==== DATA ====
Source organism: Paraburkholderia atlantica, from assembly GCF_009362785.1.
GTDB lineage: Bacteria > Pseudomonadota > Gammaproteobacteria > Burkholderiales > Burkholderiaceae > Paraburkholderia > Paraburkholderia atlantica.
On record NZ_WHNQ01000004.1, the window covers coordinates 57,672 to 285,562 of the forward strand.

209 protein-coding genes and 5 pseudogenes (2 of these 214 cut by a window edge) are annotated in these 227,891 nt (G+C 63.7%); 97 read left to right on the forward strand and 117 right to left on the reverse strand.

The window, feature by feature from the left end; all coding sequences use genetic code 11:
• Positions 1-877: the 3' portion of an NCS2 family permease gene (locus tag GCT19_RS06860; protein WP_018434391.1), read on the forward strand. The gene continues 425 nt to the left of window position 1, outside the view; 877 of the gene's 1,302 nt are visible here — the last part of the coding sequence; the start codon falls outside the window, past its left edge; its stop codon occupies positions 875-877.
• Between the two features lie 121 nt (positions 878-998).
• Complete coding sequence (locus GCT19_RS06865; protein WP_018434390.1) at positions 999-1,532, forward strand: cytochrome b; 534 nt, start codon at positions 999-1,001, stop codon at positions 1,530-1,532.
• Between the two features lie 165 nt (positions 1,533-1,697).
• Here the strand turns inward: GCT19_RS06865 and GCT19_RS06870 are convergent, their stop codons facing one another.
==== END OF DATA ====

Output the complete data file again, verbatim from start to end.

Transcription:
Source organism: Paraburkholderia atlantica, from assembly GCF_009362785.1.
GTDB lineage: Bacteria > Pseudomonadota > Gammaproteobacteria > Burkholderiales > Burkholderiaceae > Paraburkholderia > Paraburkholderia atlantica.
On record NZ_WHNQ01000004.1, the window covers coordinates 57,672 to 285,562 of the forward strand.

209 protein-coding genes and 5 pseudogenes (2 of these 214 cut by a window edge) are annotated in these 227,891 nt (G+C 63.7%); 97 read left to right on the forward strand and 117 right to left on the reverse strand.

The window, feature by feature from the left end; all coding sequences use genetic code 11:
• Positions 1-877: the 3' portion of an NCS2 family permease gene (locus tag GCT19_RS06860; protein WP_018434391.1), read on the forward strand. The gene continues 425 nt to the left of window position 1, outside the view; 877 of the gene's 1,302 nt are visible here — the last part of the coding sequence; the start codon falls outside the window, past its left edge; its stop codon occupies positions 875-877.
• Between the two features lie 121 nt (positions 878-998).
• Complete coding sequence (locus GCT19_RS06865; protein WP_018434390.1) at positions 999-1,532, forward strand: cytochrome b; 534 nt, start codon at positions 999-1,001, stop codon at positions 1,530-1,532.
• Between the two features lie 165 nt (positions 1,533-1,697).
• Here the strand turns inward: GCT19_RS06865 and GCT19_RS06870 are convergent, their stop codons facing one another.